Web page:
By Lea Mercado
Web Content Assistant Manager
As a writer, times of inspiration and frustration often fluctuate. Unfortunately for us, the latter tends to be most prevalent. For artists of all kinds, whether they are painters, musicians, or creators of any kind, coming to a blazing halt in the middle of a project is inevitable. So, the question arises, what do you do when you can’t create?
I’ve struggled with writer’s block many times. As a matter of fact, that was the inspiration for this article. Over the course of my college career, I’ve learned a few tricks that help me overcome writer’s block through research, practice, and many conversations with my peers.
Read, Listen, Admire.
Any time I feel uninspired, the first thing I do is look to those who inspire me. As a journalist, I like to browse through publications that focus on issues that I am passionate about. Doing so often motivates me to do deeper research into current events, which spark ideas for stories.
My favorites are:
19th News, a new women-led newsroom that invests in the stories of women, women of color, and the LGBTQ+ community.
Prism Reports, a BIPOC-led newsroom that reports on culture, equality, and immigration issues.
Of course, national and publications such as New York Times and Texas Tribune as well.
Regardless of your preferred art form, any creator can benefit from this exercise. Listen to your favorite band or study your favorite art piece; inspiration can strike at any moment.
Lower Your Standards
Though this may seem counterintuitive, lowering the standard of what you create is a very liberating process. I find that my writer’s block typically hits when I’m facing a strict deadline. Not because of the deadline itself, but because I want my piece to be perfect by the deadline. But in reality, the expectation of perfection can induce creative paralysis.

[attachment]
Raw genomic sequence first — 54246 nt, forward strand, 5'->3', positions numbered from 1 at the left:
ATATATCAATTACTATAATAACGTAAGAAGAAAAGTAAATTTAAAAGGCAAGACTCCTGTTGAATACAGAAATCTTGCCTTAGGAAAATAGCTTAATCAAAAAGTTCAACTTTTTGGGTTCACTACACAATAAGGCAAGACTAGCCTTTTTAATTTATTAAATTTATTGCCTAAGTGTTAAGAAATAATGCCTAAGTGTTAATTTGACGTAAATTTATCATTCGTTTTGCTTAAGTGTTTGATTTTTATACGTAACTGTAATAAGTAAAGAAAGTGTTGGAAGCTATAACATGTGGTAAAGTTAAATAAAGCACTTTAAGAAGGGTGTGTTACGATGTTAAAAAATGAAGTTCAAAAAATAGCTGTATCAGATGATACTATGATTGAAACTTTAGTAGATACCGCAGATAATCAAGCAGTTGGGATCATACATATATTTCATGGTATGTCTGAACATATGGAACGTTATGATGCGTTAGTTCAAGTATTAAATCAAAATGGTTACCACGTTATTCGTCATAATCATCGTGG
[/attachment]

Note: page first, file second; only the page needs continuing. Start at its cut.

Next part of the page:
To combat paralysis, you have to let go of perfection and simply begin. For some, this may look like creating an outline for the project. For others, merely putting words onto a page, whether they flow logically or not, is a step in the right direction.
Above all, remember this: Progress over perfection. Always.
Change Your Environment
As schools and workplaces shut down due to the pandemic, most Americans found themselves working from home. Though working from home poses many benefits, it has its drawbacks as well.
One of the most significant drawbacks was that it blurred the boundaries between work and home life. As someone who lives in student housing, my bedroom became my workspace. Because of the lack of boundaries, it became difficult to focus on my work because I would get distracted by laundry, dishes, and the temptation to crawl in bed and take a nap.
By changing environments and setting productive intentions, my distractions subsided, and I was able to complete my task. I suggest going somewhere that inspires you. For instance, if I was writing about the student community, going to the campus library allowed me to immerse myself into my story and break out of my block.
What is beautiful about this exercise is that it can take you places you would never think to go and explore spots in the community that you can return to whenever you need some inspiration.
These tools help me tremendously, and I hope they can help you too. Remember, all you have to do is start.
Featured Image by Lea Mercado